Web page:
I don't know about Waterloo, but Admiral Lord Horatio Nelson, during the naval battle of Trafalgar, had his flagship signal his fleet with flags that were deciphered as "England expects every man to do his duty." That was also during the Napoleonic wars.
To 'be British' was a call to be as brave as the heroes the English schoolboys in Queen Victoria's day learned about in their history books. The Victorians were committed to empire building.
I suppose it started with the Elizabetheans defending their isle (and the waters off Newfoundland) from the Spaniards (and fishermen from other nations) and getting in some piracy and slave trading while doing it. "If Spain had an empire, why not we English? After all, we trounced their Armada, God being on our side. So, we must be the best and bravest, and God has given to us the right and responsibility of governing everyone else."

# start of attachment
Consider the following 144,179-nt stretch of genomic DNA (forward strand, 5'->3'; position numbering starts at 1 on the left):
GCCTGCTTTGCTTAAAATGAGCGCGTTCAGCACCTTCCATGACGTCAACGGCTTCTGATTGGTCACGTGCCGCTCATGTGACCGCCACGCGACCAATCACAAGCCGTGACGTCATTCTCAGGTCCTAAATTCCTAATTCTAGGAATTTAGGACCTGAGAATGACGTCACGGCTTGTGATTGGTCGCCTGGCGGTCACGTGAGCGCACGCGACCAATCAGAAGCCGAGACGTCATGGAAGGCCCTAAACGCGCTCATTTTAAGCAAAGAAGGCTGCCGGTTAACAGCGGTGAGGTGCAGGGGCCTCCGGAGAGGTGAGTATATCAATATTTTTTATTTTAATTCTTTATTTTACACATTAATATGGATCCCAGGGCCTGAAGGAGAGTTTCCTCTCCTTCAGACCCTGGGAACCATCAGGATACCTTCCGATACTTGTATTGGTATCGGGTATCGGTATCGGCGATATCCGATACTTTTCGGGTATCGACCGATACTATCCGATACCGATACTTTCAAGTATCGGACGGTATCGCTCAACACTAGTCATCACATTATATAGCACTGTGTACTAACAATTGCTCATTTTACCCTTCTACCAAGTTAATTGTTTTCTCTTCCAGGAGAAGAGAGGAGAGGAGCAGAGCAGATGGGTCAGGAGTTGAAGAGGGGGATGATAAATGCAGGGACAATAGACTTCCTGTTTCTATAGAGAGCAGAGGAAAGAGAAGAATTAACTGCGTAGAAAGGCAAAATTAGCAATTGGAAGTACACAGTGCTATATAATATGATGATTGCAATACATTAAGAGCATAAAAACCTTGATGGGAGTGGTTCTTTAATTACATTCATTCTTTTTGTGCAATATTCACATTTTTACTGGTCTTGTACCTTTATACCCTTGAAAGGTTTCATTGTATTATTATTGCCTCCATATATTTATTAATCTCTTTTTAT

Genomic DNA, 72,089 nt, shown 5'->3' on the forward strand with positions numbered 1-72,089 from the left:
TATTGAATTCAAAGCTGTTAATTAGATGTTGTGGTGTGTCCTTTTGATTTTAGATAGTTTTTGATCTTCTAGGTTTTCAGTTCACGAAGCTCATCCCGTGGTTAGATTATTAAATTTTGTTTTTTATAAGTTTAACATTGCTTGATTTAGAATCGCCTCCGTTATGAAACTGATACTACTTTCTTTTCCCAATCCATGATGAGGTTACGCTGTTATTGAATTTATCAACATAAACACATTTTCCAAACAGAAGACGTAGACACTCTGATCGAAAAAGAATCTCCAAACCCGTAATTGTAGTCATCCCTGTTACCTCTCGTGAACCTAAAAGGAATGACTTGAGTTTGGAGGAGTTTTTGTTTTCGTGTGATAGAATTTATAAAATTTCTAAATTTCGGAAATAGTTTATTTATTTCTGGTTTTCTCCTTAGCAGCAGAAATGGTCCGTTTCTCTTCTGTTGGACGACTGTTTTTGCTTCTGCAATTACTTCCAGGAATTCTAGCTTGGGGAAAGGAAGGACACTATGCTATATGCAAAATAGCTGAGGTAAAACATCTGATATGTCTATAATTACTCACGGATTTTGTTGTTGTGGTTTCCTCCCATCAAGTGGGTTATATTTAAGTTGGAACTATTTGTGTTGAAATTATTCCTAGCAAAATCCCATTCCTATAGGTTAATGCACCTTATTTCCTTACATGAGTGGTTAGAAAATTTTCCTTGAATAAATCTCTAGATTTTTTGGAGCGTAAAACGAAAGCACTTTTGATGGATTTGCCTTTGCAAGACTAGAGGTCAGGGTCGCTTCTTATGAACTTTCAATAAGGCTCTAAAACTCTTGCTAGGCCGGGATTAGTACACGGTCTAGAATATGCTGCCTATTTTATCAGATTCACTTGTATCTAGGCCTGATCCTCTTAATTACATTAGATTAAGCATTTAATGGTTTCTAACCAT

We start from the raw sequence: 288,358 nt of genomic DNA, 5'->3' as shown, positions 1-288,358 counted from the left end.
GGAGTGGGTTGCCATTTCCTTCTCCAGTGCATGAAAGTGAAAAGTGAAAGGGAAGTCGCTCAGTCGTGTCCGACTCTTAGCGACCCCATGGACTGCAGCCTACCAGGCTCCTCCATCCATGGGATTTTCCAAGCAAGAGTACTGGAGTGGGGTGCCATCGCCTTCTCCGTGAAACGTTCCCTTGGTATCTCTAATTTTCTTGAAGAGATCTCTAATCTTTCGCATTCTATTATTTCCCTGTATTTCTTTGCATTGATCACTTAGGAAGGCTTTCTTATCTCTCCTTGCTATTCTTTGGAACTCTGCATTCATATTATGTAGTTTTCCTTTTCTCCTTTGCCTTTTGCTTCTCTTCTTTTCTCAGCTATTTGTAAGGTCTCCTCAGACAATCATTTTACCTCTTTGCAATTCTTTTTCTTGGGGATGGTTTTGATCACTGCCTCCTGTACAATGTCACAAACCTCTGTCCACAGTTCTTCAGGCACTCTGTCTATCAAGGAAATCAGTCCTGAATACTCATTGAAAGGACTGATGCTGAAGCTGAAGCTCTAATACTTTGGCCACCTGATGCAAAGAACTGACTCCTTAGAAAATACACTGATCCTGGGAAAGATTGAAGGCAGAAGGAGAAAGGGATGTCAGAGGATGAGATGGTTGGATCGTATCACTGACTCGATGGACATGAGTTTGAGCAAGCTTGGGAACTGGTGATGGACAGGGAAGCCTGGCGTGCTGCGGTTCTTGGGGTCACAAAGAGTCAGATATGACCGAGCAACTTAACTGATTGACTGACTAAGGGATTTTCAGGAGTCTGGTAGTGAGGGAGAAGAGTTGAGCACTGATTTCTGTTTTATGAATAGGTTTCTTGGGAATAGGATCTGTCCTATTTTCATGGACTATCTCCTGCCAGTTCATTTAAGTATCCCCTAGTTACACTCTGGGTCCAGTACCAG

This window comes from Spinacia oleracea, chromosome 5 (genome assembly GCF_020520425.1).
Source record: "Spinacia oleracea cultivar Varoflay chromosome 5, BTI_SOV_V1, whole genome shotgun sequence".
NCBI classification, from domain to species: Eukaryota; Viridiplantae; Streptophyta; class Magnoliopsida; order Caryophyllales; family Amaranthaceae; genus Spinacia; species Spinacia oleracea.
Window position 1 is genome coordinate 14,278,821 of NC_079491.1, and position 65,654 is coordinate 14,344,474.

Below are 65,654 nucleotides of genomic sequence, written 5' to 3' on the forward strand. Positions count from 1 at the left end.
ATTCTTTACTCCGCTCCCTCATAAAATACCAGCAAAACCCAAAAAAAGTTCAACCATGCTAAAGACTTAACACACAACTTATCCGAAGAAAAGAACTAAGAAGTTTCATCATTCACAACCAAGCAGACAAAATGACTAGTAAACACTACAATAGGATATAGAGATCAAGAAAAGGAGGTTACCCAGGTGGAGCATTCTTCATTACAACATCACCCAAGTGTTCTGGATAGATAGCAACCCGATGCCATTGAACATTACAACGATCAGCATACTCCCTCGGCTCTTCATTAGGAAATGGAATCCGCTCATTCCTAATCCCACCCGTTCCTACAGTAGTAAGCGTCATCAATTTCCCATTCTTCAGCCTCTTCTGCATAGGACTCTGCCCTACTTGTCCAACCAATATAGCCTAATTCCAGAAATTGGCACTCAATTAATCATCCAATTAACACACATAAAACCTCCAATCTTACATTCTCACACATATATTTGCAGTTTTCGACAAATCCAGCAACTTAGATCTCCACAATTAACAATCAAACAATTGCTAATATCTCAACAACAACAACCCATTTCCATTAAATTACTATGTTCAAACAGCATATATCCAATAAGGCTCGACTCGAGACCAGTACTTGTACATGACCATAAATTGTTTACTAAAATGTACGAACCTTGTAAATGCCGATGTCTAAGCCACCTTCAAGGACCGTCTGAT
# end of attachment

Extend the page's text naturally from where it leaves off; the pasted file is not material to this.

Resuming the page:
By 1912, Great Britain had lost the United States (The Americans who fought were mostly of English and Scottish stock, so the English saw it as British defeating British), but they had Canada, Newfoundland, India, Australia, New Zealand, a few large chunks of Africa and a significant number of other islands and colonies, as well as influence in the Middle East. All due to British pluck and bravery. So the Edwardian Englishman was pretty proud of his "British race", and had to live up to his heroes and his bloodlines. As Bob Godfrey said, many Britishers considered themselves to be the epitome of all that was best in the human race.
Many Anglo-Americans and Anglo-Canadians saw themselves as such too. Other immigrants and their descendants were seen as inferior stock, useful for farming the prairies but not for governing the nations. Even lower class English were not really 'Grade A'. The slum child sent by Dr. Barnardo's Homes to work for an Ontario farmer was certainly not considered an empire builder (He was sent to 'decrease the surplus population' at home, as E. Scrooge once put it, and his employer or his employer's father might have been considered 'surplus' too, if he had not emigrated.); though the younger son of a gentleman or noble who received an allowance to set up as a gentleman farmer was supposed to live up to what his family and school had taught him because he was of 'the better classes'.